Bang & Olufsen H6 Review

Ridiculously good looks, amazing audio performance, extremely lightweight – the Bang & Olufsen H6 headphones are killing it.

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Many of you have requested I review some products from Bang & Olufsen.  You guys suggested it, I finally ordered a pair myself.  What we have here today is the Bang & Olufson H6 Special Edition coming in this beautiful almost-copper finish.  The color choice is called Graphite Plush and these retail for $400 at the moment.  You can click on my affiliate link above for the most updated prices.

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Going over the physical features, if you’re a person with strong attention to detail, the H6 provides so much to look at, you’ll appreciate the craftsmanship.  The headband up top offers real cowhide leather with the cross section viewable from the side.  Moving down to the extendable metal arms, B&O passed on having a ratcheting system we see on majority of headphones, but instead, a very smooth, very refined amount resistance is offered for adjustability, and they stay locked in place very well without accidental movements during wearing.

Down each earcup, the sides are anodized aluminum, offering a stunning reflection in light, but when touched, you feel the slight texture that’s just different from most headphones.  After having these for several weeks now, tossing them into my bag without it’s carrying case, as you can see, still no signs of wear or scratches.  Last on each earcup, you have the option of using either the left or right earcup to connect the supplied 3.5mm cord directly to your sound source.  Despite not having a true locking mechanism, the connection is very snug and accidental pulls were not an issue at all.  Overall, just premium feeling all over.

During my stress test that I perform on all of my headphones, it’s a bit extreme, but the H6’s stays intact with nothing breaking.  The headband does bend slightly more-so than other headphones, causing a less firm squeeze on the head, but, you can always bend them back to its original shape if they ever accidentally get pulled to an extreme.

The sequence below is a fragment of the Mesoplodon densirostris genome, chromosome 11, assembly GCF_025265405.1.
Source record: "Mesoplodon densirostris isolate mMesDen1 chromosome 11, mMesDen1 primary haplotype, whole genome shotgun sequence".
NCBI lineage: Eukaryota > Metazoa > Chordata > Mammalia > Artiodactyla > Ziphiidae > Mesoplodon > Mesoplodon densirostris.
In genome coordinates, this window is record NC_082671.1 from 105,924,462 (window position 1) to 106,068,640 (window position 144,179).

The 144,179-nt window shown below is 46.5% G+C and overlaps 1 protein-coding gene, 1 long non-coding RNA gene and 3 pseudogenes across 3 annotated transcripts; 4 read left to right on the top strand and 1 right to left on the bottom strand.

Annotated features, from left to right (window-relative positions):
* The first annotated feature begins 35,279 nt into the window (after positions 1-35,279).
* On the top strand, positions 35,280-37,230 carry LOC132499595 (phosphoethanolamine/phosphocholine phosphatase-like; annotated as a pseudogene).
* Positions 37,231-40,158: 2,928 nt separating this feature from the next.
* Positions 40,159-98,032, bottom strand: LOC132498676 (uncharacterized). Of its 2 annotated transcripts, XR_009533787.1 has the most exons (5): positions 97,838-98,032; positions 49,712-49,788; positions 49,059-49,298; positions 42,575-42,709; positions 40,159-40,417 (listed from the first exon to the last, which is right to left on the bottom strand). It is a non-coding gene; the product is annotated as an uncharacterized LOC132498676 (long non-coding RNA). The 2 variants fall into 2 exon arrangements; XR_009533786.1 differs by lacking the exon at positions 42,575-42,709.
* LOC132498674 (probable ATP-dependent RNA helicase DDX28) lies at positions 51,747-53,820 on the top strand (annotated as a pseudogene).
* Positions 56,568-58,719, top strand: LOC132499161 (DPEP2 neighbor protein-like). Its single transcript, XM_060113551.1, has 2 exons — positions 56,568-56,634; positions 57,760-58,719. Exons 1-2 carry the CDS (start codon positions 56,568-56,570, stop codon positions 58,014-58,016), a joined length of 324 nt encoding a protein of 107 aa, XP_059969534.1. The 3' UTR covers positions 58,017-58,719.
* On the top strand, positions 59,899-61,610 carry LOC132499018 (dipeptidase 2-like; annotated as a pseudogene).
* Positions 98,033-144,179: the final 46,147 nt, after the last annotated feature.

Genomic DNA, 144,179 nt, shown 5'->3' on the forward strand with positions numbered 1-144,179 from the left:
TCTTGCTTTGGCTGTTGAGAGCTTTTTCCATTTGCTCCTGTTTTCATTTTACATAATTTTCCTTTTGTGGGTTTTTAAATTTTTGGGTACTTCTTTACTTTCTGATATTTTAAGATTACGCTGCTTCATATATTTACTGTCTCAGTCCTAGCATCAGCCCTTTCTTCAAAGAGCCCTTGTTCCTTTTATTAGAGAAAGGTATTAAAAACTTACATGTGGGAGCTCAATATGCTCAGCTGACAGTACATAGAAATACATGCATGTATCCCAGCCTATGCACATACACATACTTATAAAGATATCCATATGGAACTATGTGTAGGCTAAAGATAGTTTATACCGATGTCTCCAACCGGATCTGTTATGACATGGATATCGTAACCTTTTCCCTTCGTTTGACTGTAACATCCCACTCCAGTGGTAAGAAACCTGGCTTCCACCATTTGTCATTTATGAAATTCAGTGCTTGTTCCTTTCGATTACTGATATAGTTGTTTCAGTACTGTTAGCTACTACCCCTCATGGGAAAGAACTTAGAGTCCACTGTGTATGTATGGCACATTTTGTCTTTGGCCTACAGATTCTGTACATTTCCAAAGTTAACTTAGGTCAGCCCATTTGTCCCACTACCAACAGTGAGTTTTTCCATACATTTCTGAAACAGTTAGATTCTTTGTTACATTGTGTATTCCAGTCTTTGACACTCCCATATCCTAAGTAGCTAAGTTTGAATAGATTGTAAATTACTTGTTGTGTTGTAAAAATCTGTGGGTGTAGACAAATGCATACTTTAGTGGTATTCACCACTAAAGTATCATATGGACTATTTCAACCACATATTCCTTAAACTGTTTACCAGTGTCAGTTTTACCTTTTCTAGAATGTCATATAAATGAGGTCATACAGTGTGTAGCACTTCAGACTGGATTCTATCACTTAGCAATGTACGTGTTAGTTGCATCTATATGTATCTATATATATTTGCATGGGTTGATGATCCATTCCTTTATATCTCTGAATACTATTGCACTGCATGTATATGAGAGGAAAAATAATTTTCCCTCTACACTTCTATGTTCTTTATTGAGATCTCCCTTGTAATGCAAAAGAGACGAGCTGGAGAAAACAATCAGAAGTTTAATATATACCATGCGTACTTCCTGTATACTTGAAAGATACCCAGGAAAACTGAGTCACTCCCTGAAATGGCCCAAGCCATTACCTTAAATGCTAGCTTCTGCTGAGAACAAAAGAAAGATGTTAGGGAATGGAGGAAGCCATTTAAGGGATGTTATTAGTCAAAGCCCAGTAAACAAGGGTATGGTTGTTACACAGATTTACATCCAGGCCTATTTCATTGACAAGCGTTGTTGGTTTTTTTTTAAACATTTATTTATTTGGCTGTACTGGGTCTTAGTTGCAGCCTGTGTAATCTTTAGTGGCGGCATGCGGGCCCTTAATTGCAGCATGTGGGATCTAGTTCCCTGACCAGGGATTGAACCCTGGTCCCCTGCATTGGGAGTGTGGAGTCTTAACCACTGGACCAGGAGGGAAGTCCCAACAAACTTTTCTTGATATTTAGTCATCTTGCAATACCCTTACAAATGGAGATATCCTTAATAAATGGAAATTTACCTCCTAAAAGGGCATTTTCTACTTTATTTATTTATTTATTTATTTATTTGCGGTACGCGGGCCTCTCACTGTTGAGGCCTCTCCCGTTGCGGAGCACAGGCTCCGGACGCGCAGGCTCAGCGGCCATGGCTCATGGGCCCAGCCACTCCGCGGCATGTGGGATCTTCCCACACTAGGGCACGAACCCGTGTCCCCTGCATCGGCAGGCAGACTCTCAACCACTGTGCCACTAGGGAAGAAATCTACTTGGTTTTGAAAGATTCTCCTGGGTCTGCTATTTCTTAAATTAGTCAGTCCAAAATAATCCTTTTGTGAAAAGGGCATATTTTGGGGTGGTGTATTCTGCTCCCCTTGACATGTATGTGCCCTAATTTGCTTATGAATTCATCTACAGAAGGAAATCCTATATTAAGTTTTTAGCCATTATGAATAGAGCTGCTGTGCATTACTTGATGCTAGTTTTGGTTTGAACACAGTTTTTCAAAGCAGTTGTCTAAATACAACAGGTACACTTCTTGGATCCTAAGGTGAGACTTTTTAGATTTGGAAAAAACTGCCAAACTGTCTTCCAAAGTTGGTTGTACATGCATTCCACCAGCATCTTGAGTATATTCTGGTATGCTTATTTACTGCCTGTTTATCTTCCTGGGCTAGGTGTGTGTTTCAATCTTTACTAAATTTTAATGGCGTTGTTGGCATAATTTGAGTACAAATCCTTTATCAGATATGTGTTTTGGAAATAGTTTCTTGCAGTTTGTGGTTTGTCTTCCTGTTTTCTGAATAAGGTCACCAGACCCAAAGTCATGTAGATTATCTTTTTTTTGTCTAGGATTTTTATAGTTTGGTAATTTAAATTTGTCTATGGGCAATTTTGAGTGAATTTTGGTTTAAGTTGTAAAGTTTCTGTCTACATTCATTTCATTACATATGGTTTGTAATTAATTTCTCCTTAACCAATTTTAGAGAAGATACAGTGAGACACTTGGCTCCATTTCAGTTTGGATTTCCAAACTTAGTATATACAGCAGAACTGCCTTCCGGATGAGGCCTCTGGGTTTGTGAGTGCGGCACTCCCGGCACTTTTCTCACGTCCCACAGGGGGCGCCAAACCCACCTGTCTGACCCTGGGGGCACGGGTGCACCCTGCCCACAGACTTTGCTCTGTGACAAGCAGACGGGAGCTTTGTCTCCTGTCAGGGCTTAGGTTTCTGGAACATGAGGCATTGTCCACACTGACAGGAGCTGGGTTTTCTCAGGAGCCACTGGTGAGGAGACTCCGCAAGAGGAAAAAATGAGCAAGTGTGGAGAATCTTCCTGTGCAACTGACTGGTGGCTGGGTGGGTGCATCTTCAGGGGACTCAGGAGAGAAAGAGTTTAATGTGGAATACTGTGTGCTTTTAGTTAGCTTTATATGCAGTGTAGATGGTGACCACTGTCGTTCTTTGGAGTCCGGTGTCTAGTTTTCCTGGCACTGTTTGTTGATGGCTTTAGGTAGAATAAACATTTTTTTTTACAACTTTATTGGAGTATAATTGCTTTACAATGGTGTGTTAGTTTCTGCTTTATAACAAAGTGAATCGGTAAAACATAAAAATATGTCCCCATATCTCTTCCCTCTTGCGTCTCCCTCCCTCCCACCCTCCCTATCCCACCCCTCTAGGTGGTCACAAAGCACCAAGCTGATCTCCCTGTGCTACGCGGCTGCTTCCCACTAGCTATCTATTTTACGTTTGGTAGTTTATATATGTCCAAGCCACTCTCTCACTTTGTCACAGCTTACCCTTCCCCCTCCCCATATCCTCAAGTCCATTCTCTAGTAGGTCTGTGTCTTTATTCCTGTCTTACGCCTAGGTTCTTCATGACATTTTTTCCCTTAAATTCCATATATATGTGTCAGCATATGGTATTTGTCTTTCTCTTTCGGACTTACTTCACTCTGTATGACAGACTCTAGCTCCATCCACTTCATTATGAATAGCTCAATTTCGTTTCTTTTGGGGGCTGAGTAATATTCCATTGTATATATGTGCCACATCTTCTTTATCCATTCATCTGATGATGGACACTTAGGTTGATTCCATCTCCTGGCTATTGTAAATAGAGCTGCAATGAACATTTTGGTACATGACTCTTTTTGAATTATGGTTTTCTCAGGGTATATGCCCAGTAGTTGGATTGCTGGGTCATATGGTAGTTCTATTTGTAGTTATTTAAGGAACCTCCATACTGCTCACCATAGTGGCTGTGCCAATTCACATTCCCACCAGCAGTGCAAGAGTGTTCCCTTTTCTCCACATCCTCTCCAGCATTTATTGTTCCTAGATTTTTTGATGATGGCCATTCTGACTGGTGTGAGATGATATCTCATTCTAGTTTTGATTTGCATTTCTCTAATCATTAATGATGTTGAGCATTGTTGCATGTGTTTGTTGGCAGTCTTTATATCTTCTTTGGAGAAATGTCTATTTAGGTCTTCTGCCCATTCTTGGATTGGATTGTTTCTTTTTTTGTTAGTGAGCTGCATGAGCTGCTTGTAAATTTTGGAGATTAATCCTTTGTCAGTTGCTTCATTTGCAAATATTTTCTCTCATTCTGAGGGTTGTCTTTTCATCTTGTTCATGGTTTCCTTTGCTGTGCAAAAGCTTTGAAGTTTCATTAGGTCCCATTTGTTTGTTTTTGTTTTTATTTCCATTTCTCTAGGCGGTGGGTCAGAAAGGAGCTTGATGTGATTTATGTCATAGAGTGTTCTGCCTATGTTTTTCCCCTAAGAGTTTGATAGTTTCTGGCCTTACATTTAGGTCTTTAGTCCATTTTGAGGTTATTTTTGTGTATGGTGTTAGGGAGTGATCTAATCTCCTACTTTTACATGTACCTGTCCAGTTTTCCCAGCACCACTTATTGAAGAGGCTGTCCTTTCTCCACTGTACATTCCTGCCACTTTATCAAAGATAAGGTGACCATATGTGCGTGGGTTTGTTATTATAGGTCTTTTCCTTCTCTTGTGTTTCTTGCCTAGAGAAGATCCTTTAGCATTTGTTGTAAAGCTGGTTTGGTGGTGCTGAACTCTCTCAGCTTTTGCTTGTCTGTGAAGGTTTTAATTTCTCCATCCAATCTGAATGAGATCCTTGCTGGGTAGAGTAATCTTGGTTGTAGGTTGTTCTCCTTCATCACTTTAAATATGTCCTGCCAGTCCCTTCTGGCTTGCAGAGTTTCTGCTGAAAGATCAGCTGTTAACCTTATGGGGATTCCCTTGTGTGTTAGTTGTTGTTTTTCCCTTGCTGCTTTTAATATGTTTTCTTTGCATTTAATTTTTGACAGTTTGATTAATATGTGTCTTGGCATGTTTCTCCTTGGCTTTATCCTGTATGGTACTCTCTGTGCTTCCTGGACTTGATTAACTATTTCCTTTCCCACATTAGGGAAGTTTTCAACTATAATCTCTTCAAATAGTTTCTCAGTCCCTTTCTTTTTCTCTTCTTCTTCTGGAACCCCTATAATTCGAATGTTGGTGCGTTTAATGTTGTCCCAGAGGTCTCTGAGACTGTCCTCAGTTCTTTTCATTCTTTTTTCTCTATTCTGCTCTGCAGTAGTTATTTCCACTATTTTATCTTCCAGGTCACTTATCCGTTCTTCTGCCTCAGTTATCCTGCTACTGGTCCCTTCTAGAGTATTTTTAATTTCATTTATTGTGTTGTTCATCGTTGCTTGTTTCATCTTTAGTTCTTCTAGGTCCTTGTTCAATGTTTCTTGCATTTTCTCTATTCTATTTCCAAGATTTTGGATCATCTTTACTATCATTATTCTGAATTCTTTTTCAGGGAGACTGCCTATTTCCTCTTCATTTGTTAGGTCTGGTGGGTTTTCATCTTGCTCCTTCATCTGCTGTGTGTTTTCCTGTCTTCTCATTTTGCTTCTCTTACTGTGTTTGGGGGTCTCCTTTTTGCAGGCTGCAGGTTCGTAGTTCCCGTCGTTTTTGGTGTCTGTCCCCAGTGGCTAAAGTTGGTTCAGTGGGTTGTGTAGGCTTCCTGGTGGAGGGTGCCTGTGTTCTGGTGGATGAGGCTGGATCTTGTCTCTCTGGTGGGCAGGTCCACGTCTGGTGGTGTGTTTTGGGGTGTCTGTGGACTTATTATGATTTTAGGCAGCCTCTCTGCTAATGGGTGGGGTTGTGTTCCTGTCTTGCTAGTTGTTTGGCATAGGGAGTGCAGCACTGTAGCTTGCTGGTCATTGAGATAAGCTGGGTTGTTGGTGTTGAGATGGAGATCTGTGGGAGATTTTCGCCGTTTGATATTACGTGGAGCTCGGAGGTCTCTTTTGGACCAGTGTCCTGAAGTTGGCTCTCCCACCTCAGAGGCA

Moving onto comfort, these are the second-lightest pair of headphones I have ever tested coming in at 230 grams, while the lightest pair I have ever used are the Bose QC25’s.  These are absolutely comfortable for long term wearing, minimal clamping force along the jawline, and despite minimal and not-so-plush padding, the lightness of these headphones provided no discomfort on the crown of the head.  Wearing these for 2 hours straight, never did my ears sweat, there’s very minor sound leaking, and these are not noise cancelling, but provides a subtle amount of passive noise isolation when using these outdoors and in busy environments.

But other than that, these are really clean – no extra features, no microphones for phone calls, just simply a well made product.  But lets move onto the sound test, and see how these go.

Starting with Bass, wow, these are just right up my alley.  Clean, tight, and bass boosted to have music thumping.  Just recently reviewing the Parrot Zik 2.0’s and 3’s, the H6’s provide more depth, while not droning the mid-range, while not being distorted nor ear fatiguing.  The mid-range is pushed forward, somewhat bright in my opinion with vocals in front of your ears, just clear with hearing the finer details in a song.  And the highs in my opinion don’t have roll-off as a good handful of headphones uses that technique to prevent reaching levels of distortion, but the high’s on here for cymbal crashes, snare drums and the like, the H6 for the most part does well with keeping things intact, accurate and not tinging or ear-ringing.  These are the type of headphones to wear when you want to become immersed into your music and not just for good quality casual listening.

I still have my open-back Sennheiser HD598’s, which are known for having a great open sound-stage, but having these side-by-side, although not an apples to apples comparison, the soundstage on B&O’s was more pronounced and directional sound was a bit more identifiable.  Surprisingly considering open-back headphones are in general known for their soundstage performance.  If there was one area I had to truly critique, and I don’t think this is much of an issue, I noticed I had to have volume close to 90% to really enjoy these.  They’re loud enough for most people, but to truly appreciate these, I noticed higher volume than other headphones was required.  But again, that’s if I had to give some criticism. Overall, these must be the best audio performance headphones I’ve tested so far.  If these had noise cancellation and retained it’s light weight, these would have been killer.

So, that’s it for this review.  I absolutely loved these, if you can’t tell already.  I’m not paid by B&O, nor has B&O and myself ever exchanged emails.  But seriously, the overall package of having good looks, the quality build and being how lightweight they are, to the audio performance, these are simply amazing to me.  If you can, be sure to add me on Facebook, Twitter, and/or Instagram, and tell me this review sent you over to me.  I’m Jimmy with JimsReviewRoom.  You guys take care, and I’ll see you on the next one.